Kristen Daum, Published November 11 2009
North Dakota soldiers join lawsuit against military contractors over toxic fumesThree North Dakota soldiers have joined hundreds of Iraq and Afghanistan war veterans nationwide to sue U.S. military contractors for allegedly exposing them to toxic fumes while they were stationed overseas.
Patrick Cassidy of Fargo, William B. Dutton of Bismarck and Christopher M. Kozel of Minot filed the lawsuit Friday in Fargo’s U.S. District Court against Texas-based Halliburton Co. and KBR Inc., and other companies.
A Washington, D.C.-based law firm represents the three North Dakota men and more than 200 veterans nationwide in lawsuits pending in 37 states.
According to the complaint in Fargo’s federal court:
Halliburton, KBR and other companies named in the lawsuit were responsible for disposing vast quantities of waste on U.S. bases and camps in Iraq and Afghanistan.
The contractors did so using open-air burn pits with no safety controls, which created hazardous fumes that jeopardized the health of about 100,000 people since 2003.
The waste being dumped in the burn pits ranges from tires to human corpses.
Cassidy, Dutton and Kozel were stationed at Balad Air Force Base in Iraq for deployments occurring between April 2003 and December 2008.
Each man reportedly suffered from medical problems stemming from their exposure to the burn pits. Ailments included chronic joint pain, memory loss, migraines, skin rashes, open sores, pneumonia and lymphoma.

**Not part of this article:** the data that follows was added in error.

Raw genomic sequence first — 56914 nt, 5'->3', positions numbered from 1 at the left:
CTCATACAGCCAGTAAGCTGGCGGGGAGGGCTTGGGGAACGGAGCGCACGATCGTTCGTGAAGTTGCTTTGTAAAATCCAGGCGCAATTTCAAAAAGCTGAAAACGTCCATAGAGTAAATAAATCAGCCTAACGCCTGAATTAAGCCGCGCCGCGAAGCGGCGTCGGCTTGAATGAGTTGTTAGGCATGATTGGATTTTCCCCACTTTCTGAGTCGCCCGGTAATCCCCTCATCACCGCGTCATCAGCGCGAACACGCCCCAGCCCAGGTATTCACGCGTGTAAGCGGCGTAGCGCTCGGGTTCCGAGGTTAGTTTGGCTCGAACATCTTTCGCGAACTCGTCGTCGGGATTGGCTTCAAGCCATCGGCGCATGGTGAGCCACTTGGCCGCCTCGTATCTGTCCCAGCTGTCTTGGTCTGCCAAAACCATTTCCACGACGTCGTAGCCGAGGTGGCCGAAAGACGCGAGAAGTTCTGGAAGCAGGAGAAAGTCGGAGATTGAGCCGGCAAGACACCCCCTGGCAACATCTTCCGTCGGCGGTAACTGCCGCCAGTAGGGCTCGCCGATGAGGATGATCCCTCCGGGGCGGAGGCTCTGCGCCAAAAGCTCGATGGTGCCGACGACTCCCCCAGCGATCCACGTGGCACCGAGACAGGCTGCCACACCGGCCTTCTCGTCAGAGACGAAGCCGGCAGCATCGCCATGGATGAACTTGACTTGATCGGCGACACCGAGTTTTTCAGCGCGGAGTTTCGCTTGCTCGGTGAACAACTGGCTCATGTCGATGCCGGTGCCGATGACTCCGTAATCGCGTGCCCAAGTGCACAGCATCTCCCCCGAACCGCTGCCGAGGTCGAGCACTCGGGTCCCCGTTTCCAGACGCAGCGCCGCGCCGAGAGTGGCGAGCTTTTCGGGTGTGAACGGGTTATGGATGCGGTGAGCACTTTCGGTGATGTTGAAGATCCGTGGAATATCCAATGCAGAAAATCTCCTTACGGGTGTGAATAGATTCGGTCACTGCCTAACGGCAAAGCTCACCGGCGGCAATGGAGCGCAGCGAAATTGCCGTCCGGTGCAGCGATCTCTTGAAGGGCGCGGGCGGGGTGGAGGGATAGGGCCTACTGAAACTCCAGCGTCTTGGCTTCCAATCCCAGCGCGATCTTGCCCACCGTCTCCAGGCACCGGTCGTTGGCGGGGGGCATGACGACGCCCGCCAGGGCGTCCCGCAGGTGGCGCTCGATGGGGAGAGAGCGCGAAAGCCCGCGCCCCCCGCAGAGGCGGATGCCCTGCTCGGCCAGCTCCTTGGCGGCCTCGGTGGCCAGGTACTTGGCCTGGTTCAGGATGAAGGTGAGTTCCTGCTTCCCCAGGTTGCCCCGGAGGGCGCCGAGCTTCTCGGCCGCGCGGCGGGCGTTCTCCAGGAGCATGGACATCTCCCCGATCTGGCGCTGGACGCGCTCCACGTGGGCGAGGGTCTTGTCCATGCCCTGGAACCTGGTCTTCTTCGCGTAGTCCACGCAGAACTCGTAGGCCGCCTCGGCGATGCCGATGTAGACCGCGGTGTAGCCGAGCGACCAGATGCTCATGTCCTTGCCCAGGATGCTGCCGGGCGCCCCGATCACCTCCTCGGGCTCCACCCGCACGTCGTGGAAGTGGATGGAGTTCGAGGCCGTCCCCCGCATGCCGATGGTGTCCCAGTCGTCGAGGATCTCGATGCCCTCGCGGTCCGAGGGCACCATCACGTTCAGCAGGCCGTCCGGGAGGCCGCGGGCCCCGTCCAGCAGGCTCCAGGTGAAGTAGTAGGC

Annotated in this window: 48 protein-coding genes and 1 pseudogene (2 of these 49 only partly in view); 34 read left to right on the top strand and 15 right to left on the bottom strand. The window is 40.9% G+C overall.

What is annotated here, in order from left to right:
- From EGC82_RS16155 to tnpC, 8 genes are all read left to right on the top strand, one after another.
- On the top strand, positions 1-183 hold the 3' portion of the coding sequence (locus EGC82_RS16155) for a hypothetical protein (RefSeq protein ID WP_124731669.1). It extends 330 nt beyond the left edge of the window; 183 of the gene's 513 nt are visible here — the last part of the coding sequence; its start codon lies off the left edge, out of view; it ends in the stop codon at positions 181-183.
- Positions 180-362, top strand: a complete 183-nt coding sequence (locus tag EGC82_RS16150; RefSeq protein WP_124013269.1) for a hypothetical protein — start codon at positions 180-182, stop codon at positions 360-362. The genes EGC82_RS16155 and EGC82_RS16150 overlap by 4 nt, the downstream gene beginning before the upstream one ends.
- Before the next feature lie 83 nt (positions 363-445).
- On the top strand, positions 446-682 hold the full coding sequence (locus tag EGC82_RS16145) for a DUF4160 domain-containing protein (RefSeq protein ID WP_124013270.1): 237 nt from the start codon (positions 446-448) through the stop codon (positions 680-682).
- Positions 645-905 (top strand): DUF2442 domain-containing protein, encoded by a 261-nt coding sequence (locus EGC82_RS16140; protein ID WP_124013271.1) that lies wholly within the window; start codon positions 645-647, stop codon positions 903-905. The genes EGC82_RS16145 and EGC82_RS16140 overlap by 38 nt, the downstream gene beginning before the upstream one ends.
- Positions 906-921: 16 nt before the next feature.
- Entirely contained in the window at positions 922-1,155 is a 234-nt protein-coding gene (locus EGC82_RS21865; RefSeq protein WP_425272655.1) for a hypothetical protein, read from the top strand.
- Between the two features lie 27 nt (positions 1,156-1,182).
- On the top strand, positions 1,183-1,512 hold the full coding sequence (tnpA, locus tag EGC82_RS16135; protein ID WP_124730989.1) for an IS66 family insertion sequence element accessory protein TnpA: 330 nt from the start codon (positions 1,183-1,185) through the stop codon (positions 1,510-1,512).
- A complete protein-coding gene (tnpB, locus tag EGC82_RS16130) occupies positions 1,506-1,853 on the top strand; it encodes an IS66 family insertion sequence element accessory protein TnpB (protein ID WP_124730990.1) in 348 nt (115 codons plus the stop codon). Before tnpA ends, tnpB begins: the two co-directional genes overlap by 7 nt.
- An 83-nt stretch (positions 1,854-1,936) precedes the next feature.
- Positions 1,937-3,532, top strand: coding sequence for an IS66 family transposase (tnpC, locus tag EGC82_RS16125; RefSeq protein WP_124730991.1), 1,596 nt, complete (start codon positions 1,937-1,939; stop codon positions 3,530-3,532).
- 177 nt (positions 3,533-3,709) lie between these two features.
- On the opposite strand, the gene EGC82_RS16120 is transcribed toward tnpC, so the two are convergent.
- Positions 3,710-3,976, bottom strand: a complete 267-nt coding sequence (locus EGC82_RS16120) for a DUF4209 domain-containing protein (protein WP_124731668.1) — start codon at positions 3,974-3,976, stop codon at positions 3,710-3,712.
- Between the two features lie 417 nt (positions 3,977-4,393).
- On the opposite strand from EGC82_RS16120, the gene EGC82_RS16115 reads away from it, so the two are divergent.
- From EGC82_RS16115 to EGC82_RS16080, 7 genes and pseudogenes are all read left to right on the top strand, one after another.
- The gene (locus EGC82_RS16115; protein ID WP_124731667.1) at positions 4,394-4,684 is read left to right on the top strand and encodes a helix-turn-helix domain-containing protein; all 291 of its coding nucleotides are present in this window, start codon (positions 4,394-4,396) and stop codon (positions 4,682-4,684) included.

The men, like other veterans nationwide, seek monetary compensation for previous and future medical expenses and emotional distress.
They also ask for punitive damages based on the contractors’ “constant, wanton and outrageous misconduct and callous disregard and utter indifference” for the well-being of Americans serving and working in Iraq.
Other lawsuits nationwide, including one filed in Minnesota in May, have been merged for pretrial proceedings under U.S. District Judge Roger W. Titus in Greenbelt, Md.
Timothy M. O’Keeffe, the local attorney for the North Dakota soldiers, said he expects the North Dakota lawsuit to be transferred there as well.
KBR spokeswoman Heather Brown said the company denies the allegations and follows military regulations on the disposal of waste.
According to a summons issued Friday in Fargo’s U.S. District Court, Halliburton, KBR and the other companies named in the lawsuit have 20 days to respond to the allegations.
The Associated Press contributed to this report
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